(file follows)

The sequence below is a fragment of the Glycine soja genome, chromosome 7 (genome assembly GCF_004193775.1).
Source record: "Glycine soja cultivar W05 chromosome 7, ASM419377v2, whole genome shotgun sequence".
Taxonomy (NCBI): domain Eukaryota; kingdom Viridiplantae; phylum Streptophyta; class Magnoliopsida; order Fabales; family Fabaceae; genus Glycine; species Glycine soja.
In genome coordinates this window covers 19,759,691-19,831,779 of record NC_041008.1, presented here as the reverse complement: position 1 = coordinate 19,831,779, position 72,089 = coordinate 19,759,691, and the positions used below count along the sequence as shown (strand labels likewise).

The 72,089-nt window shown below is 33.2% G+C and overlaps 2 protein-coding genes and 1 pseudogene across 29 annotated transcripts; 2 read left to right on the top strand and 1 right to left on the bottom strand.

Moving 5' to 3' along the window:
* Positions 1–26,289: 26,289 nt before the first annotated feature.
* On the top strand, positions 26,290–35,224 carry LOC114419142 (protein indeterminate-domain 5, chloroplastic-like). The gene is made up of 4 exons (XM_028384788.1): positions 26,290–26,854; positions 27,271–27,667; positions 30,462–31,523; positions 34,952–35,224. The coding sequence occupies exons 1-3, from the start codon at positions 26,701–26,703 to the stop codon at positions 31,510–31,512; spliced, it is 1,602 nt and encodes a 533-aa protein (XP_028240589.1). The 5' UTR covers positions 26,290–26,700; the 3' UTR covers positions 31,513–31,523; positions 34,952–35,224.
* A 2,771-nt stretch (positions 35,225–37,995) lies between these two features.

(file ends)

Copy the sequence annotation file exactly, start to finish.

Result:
The sequence below is a fragment of the Glycine soja genome, chromosome 7 (genome assembly GCF_004193775.1).
Source record: "Glycine soja cultivar W05 chromosome 7, ASM419377v2, whole genome shotgun sequence".
Taxonomy (NCBI): domain Eukaryota; kingdom Viridiplantae; phylum Streptophyta; class Magnoliopsida; order Fabales; family Fabaceae; genus Glycine; species Glycine soja.
In genome coordinates this window covers 19,759,691-19,831,779 of record NC_041008.1, presented here as the reverse complement: position 1 = coordinate 19,831,779, position 72,089 = coordinate 19,759,691, and the positions used below count along the sequence as shown (strand labels likewise).

The 72,089-nt window shown below is 33.2% G+C and overlaps 2 protein-coding genes and 1 pseudogene across 29 annotated transcripts; 2 read left to right on the top strand and 1 right to left on the bottom strand.

Moving 5' to 3' along the window:
* Positions 1–26,289: 26,289 nt before the first annotated feature.
* On the top strand, positions 26,290–35,224 carry LOC114419142 (protein indeterminate-domain 5, chloroplastic-like). The gene is made up of 4 exons (XM_028384788.1): positions 26,290–26,854; positions 27,271–27,667; positions 30,462–31,523; positions 34,952–35,224. The coding sequence occupies exons 1-3, from the start codon at positions 26,701–26,703 to the stop codon at positions 31,510–31,512; spliced, it is 1,602 nt and encodes a 533-aa protein (XP_028240589.1). The 5' UTR covers positions 26,290–26,700; the 3' UTR covers positions 31,513–31,523; positions 34,952–35,224.
* A 2,771-nt stretch (positions 35,225–37,995) lies between these two features.